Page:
B lymphocytes from healthy individuals were separated using the Pan B cell Isolation Kit II (Miltenyi Biotech, Auburn, CA, USA). PBMCs and purified B cells (2 × 105) were cultured in RPMI-1640 containing l-glutamine, 10% foetal calf serum and antibiotics in the presence of 1 μg mL−1 Pam3CSK, 20 μg mL−1 Poly(I:C), 500 ng mL−1 LPS and 1 μg mL−1 CL075 (all from Invivogen, San Diego, CA, USA), as well as 4 μg mL−1 CpG (ODN2006, Invitrogen) or 1 μg mL−1 F(ab’)2 fragment goat anti-human IgA + IgG + IgM (Jackson ImmunoResearch, Suffolk, UK). At 24 h, cells were stained with PerCP-Cy5.5 anti-CD19 (Biolegend), V450 anti-CD27, PE anti-IL21R and PerCP or FITC (BD Pharmingen) anti-CD38 together with the Live/Death Vivid detection kit (Invitrogen). Samples were fixed and fluorescence intensities were measured as described previously.

Statistical analyses

Data from B cell subpopulations and their respective levels of IL-21R, Bim and Bcl-2 expression, as well as serum levels of IL-21 and sCD14, were analysed using Kruskal–Wallis test followed by Dunn’s multiple comparison test. Wilcoxon signed-ranked test was used for analysis between IL-21R-positive and IL-21R-negative B cells. Correlations were evaluated using the Spearman correlation test. A P-value <0.05 was considered significant. Statistical analyses and graphic representation of the results were performed using Prism (v.5.0b; GraphPad, La Jolla, CA, USA).

Results

B cell subpopulations display an activated and pro-apoptotic phenotype

The phenotype of B cell populations was determined by multicolour flow cytometry using the gating system as shown in Fig. S1A. Live B cells were gated on Vivid-CD19+ lymphocytes, and CD19+CD10+ B cells were excluded from the analyses. Consistent with previous work [1, 9, 35], there was a decreased percentage of circulating classical memory (CD27+) B cells and increased percentage of activated (AM) and tissue-like memory (TLM) B cells in HIV-1-infected individuals (Fig. S1B); although AM and TLM levels were normalized in treated patients, the loss of RM B cells was not completely reversed by the introduction of ART.

As IL-21R is expressed upon B cell activation and has been shown to be involved in B cell differentiation and survival [28], we measured IL-21R expression in B cells from patients and control subjects (Fig. 1a). In healthy subjects, the IL-21R is present mostly in naïve B cells, whereas classical memory B cells display a moderate expression of this receptor. In HIV-1-infected patients naïve to treatment, the levels of IL-21R were significantly increased in classical memory B cells (25.7 ± 10.3% vs. 15.8 ± 4.8% for control subjects; P < 0.001). Amongst memory B cells, RM cells showed the highest increase in IL-21R expression during HIV-1 infection (21.2 ± 12.3% in patients naïve to treatment, 19.2 ± 8.9% in treated patients and 14.4 ± 4.8% in control subjects); we also observed an increase in IL-21R expression in TLM B cells from viremic patients (67.5 ± 10.0%) compared with treated patients (56.7 ± 11.6%, P < 0.01) and control subjects (60.5 ± 11.9%).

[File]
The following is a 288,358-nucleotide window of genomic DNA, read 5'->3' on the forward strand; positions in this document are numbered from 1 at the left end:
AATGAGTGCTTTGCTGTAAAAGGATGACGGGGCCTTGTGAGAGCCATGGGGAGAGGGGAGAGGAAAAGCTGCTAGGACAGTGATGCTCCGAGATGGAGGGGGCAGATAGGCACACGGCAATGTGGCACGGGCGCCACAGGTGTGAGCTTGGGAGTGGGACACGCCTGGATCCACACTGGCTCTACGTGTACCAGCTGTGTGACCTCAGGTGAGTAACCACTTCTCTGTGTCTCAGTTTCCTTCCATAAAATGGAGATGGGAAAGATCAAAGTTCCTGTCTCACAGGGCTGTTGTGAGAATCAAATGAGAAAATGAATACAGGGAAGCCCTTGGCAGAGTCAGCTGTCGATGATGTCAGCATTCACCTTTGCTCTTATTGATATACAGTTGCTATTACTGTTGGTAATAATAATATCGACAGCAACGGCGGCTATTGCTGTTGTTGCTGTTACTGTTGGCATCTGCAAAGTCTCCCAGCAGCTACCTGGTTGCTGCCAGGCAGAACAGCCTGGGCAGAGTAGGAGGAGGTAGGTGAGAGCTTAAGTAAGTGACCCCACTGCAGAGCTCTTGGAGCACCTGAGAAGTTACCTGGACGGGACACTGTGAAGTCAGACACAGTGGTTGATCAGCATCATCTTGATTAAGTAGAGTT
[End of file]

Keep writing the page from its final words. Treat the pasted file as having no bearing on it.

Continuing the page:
Figure 1.

B cell subpopulations show an activated and pro-apoptotic phenotype. The phenotype of B cells was assessed by multicolour flow cytometry using peripheral blood mononuclear cells (PBMCs). Individual percentages (with means and standard deviations) of IL-21R (a) and CD38 (b) expression in total, naïve, classical memory, resting memory (RM), activated memory (AM) and tissue-like memory (TLM) B cells from healthy subjects (n = 20) and human immunodeficiency virus type-1 (HIV-1)-infected patients under treatment (n = 20) or naïve to treatment (n = 20). Individual levels of Bim expression (mean fluorescence intensity; MFI) (c) and percentages of Bcl-2-negative cells were determined (d) in B cells from healthy control subjects (n = 10) and HIV-1-infected patients under treatment (n = 10) or naïve to treatment (n = 10). Statistical analyses were performed using the Kruskal–Wallis test followed by Dunn’s comparison test: *P < 0.05, **P < 0.01, ***P < 0.001.